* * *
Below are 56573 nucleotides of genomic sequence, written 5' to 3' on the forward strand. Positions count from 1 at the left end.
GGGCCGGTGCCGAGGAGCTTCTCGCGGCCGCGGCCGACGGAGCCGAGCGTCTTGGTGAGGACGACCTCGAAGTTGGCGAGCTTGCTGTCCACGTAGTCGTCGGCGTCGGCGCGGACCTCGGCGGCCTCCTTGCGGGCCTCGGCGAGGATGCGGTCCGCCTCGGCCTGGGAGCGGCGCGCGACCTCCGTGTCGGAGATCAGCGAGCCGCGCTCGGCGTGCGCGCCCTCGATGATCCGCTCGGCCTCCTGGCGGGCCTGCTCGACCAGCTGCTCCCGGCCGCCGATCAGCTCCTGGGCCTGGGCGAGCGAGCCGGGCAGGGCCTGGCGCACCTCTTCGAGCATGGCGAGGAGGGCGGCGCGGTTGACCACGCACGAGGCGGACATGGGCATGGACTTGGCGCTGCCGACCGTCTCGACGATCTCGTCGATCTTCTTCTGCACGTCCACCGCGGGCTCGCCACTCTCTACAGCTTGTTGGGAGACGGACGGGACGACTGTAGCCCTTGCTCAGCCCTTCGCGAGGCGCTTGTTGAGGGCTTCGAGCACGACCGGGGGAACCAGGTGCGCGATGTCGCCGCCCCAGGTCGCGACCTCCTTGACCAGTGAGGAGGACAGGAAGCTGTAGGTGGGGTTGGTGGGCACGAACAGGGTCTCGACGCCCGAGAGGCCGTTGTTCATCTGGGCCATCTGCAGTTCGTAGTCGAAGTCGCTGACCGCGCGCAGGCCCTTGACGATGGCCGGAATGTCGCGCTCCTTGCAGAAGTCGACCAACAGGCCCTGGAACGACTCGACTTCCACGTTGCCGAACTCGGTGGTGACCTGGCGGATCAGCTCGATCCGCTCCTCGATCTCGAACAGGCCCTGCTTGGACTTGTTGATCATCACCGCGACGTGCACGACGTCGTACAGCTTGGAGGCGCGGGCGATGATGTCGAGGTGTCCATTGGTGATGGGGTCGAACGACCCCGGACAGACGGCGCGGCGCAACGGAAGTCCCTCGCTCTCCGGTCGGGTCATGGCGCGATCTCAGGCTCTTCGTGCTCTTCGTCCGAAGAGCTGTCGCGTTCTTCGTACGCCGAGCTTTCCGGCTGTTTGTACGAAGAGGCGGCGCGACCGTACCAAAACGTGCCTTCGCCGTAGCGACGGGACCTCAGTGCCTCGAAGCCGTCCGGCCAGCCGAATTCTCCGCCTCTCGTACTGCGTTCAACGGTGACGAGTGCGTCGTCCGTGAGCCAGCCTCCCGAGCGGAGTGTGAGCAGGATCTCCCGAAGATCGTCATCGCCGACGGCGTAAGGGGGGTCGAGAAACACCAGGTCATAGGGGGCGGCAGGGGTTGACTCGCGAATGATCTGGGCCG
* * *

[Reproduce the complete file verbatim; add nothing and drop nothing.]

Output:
Below are 56573 nucleotides of genomic sequence, written 5' to 3' on the forward strand. Positions count from 1 at the left end.
GGGCCGGTGCCGAGGAGCTTCTCGCGGCCGCGGCCGACGGAGCCGAGCGTCTTGGTGAGGACGACCTCGAAGTTGGCGAGCTTGCTGTCCACGTAGTCGTCGGCGTCGGCGCGGACCTCGGCGGCCTCCTTGCGGGCCTCGGCGAGGATGCGGTCCGCCTCGGCCTGGGAGCGGCGCGCGACCTCCGTGTCGGAGATCAGCGAGCCGCGCTCGGCGTGCGCGCCCTCGATGATCCGCTCGGCCTCCTGGCGGGCCTGCTCGACCAGCTGCTCCCGGCCGCCGATCAGCTCCTGGGCCTGGGCGAGCGAGCCGGGCAGGGCCTGGCGCACCTCTTCGAGCATGGCGAGGAGGGCGGCGCGGTTGACCACGCACGAGGCGGACATGGGCATGGACTTGGCGCTGCCGACCGTCTCGACGATCTCGTCGATCTTCTTCTGCACGTCCACCGCGGGCTCGCCACTCTCTACAGCTTGTTGGGAGACGGACGGGACGACTGTAGCCCTTGCTCAGCCCTTCGCGAGGCGCTTGTTGAGGGCTTCGAGCACGACCGGGGGAACCAGGTGCGCGATGTCGCCGCCCCAGGTCGCGACCTCCTTGACCAGTGAGGAGGACAGGAAGCTGTAGGTGGGGTTGGTGGGCACGAACAGGGTCTCGACGCCCGAGAGGCCGTTGTTCATCTGGGCCATCTGCAGTTCGTAGTCGAAGTCGCTGACCGCGCGCAGGCCCTTGACGATGGCCGGAATGTCGCGCTCCTTGCAGAAGTCGACCAACAGGCCCTGGAACGACTCGACTTCCACGTTGCCGAACTCGGTGGTGACCTGGCGGATCAGCTCGATCCGCTCCTCGATCTCGAACAGGCCCTGCTTGGACTTGTTGATCATCACCGCGACGTGCACGACGTCGTACAGCTTGGAGGCGCGGGCGATGATGTCGAGGTGTCCATTGGTGATGGGGTCGAACGACCCCGGACAGACGGCGCGGCGCAACGGAAGTCCCTCGCTCTCCGGTCGGGTCATGGCGCGATCTCAGGCTCTTCGTGCTCTTCGTCCGAAGAGCTGTCGCGTTCTTCGTACGCCGAGCTTTCCGGCTGTTTGTACGAAGAGGCGGCGCGACCGTACCAAAACGTGCCTTCGCCGTAGCGACGGGACCTCAGTGCCTCGAAGCCGTCCGGCCAGCCGAATTCTCCGCCTCTCGTACTGCGTTCAACGGTGACGAGTGCGTCGTCCGTGAGCCAGCCTCCCGAGCGGAGTGTGAGCAGGATCTCCCGAAGATCGTCATCGCCGACGGCGTAAGGGGGGTCGAGAAACACCAGGTCATAGGGGGCGGCAGGGGTTGACTCGCGAATGATCTGGGCCG